I feel a rush of anger at those grumbling intellectuals and professional dissenters who constantly carp about this great country.  Frankly, they can only do it because they are allowed to.  And they are allowed to because, for all our imperfections, we are a genuine democracy.  I would not be crass enough to say this too often in public, but the truth is that it gives me great pride to be a servant of the Government of India.  (p.147).

The none-too-subtle irony here is that Arundhati Roy is herself a professional dissenter. She is a political activist who has devoted her life to the struggle for human rights and environmental causes.  And as we read on, we learn that the ‘unfortunate but tolerable inequities’ are outrageous, and that the ‘minor cruelties’ involve the routine use of torture and extrajudicial murder, exacerbating the cruelty by ‘disappearances’ so that families never know what happened to their loved ones and can never bury them according the rites and rituals of their faith.

Dasgupta is one of three men who love Tilo. Like Musa and Naga he met her years ago in college, in 1984, just before Indira Gandhi was assassinated, an event which triggered the wholesale massacre of Sikhs and was followed by the Union Carbide tragedy, one of the world’s worst industrial disasters, its victims still waiting for justice. Musa becomes a militant independence activist in Kashmir, and Tilo marries Naga, a radical journalist, within weeks of Musa’s death.  The backstory of these events tumble out to surprise the reader, and to make us aware that Kashmir is more than just a disputed landmass over which Pakistan and India have territorial claims.

Enchanted by the beauty of the forest and its creatures, Dasgupta feels unsettled by the futility of the work he does.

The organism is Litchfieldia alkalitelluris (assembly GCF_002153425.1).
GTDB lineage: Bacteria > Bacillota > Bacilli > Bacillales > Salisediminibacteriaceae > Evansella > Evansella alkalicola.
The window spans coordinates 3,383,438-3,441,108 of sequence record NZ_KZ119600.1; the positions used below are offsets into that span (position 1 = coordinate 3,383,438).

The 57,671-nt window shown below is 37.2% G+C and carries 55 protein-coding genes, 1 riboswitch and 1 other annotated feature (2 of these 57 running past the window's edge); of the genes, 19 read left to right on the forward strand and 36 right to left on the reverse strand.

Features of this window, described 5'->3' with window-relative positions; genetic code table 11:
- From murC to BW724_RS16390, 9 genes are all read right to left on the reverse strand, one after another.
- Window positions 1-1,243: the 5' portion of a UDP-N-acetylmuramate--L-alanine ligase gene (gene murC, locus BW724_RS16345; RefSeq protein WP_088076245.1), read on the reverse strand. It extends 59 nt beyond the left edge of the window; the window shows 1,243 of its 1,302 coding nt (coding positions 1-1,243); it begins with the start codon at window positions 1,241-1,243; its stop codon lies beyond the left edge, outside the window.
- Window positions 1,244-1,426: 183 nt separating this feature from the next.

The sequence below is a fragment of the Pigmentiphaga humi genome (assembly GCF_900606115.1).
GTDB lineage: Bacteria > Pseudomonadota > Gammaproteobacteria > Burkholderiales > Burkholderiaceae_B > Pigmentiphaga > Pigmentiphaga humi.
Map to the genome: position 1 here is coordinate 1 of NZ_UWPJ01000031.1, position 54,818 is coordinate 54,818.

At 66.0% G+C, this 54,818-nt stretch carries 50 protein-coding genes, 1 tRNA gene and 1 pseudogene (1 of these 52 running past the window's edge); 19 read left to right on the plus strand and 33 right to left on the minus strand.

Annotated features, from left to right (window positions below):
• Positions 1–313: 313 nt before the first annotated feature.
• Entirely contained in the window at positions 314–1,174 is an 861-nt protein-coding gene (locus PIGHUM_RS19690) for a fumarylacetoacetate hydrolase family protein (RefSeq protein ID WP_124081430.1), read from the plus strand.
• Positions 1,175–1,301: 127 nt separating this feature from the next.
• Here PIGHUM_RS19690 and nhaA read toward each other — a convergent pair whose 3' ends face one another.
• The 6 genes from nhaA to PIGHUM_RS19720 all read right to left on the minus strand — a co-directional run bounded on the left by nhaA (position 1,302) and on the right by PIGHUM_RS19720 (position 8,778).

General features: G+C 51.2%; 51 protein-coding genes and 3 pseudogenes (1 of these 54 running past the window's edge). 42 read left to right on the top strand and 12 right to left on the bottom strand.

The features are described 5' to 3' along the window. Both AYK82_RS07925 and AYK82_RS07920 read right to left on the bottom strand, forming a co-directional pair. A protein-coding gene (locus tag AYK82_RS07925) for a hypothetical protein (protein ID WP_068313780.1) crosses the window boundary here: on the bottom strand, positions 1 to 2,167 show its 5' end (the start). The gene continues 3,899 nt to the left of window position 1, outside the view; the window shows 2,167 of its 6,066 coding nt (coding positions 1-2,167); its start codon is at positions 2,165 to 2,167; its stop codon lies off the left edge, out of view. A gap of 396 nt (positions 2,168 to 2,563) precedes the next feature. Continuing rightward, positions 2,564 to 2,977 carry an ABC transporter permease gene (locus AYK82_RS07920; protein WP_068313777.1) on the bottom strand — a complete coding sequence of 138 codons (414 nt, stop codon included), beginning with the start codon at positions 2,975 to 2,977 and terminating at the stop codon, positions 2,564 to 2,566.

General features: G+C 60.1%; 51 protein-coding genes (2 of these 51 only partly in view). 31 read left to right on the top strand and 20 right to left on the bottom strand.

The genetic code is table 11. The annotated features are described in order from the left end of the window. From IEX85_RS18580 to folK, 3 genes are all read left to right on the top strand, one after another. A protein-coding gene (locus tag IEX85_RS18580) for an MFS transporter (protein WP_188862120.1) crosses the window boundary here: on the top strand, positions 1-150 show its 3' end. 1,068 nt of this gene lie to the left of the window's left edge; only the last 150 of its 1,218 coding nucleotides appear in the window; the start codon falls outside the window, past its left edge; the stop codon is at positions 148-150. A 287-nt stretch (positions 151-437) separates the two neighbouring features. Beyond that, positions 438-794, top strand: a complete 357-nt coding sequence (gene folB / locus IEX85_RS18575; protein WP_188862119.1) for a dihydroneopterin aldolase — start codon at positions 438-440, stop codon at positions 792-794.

It made one feel that Kashmir really belonged to these creatures.  That none of us who were fighting over it —Kashmiris, Indians, Pakistanis, Chinese (they have a piece of it too — Aksai Chin, which used to be part of the old Kingdom of Jammu and Kashmir), or for that matter Pahadis, Guijars, Dogras, Pashtuns, Shins, Ladakhis, Baltis, Gilgitis, Purikis, Wakhis, Yashkuns, Tibetans, Mongols, Tatars, Mon, Khowars —none of us, neither saint nor soldier, had the right to claim the truly heavenly beauty of that place for ourselves. (p.168)

And yet Dasgupta is sanguine about the state of affairs in Kashmir.

The militants who make it through rarely survived in the valley for more than two or at most three years.  If they weren’t captured or killed by the security forces, they slaughtered each other.  We guided them along that path, although they didn’t need much assistance  — they still don’t.  The Believers come with their guns, their prayer beads and their own Destroy Yourselves Manual. (p.169)

There are, however, moments of humour to lighten the mood.  The hijra Ishrat is impressed by Saddam’s memory for house numbers, and wriggles against him in admiration. In response he squishes her breast, and she slaps his hand away. ‘Don’t,‘ she says, ‘They cost a lot.  I’m still paying my instalments.’ 

But then there are devastating events like the River Jhelum in flood:

When the Jhelum rose and breached its banks, the city disappeared. Whole housing colonies went underwater.  Army camps, torture centres, hospitals, courthouses, police stations — all went down.  Houseboats floated over what had once been marketplaces.  Thousands of people huddled precariously on sharply sloping rooftops and in makeshift shelters set up on higher ground, waiting for rescues that never happened.  A drowned civil war was a phenomenon.  The army performed stunning helicopter rescues for TV crews.  In live round-the-clock bulletins news anchors marvelled at how much brave Indian soldiers were doing for ungrateful, surly Kashmiris who did not really deserve to be rescued.  When the flood receded, it left behind an uninhabitable city, encased in mud.  Shops full of mud, houses full of mud, banks full of mud, refrigerators, cupboards and bookshelves full of mud.  And an ungrateful, surly people who had survived without being rescued.   (p.264)

Reading this reminded me of the images we saw in the Hurricane Katrina disaster in America, when it was so obvious that there was no proper disaster planning and rescue services were wholly inadequate.  Natural disasters are inevitable, but it’s part of the job of government to protect its citizenry from the worst of it.  I hope that decision-makers in India read these pages, if nothing else.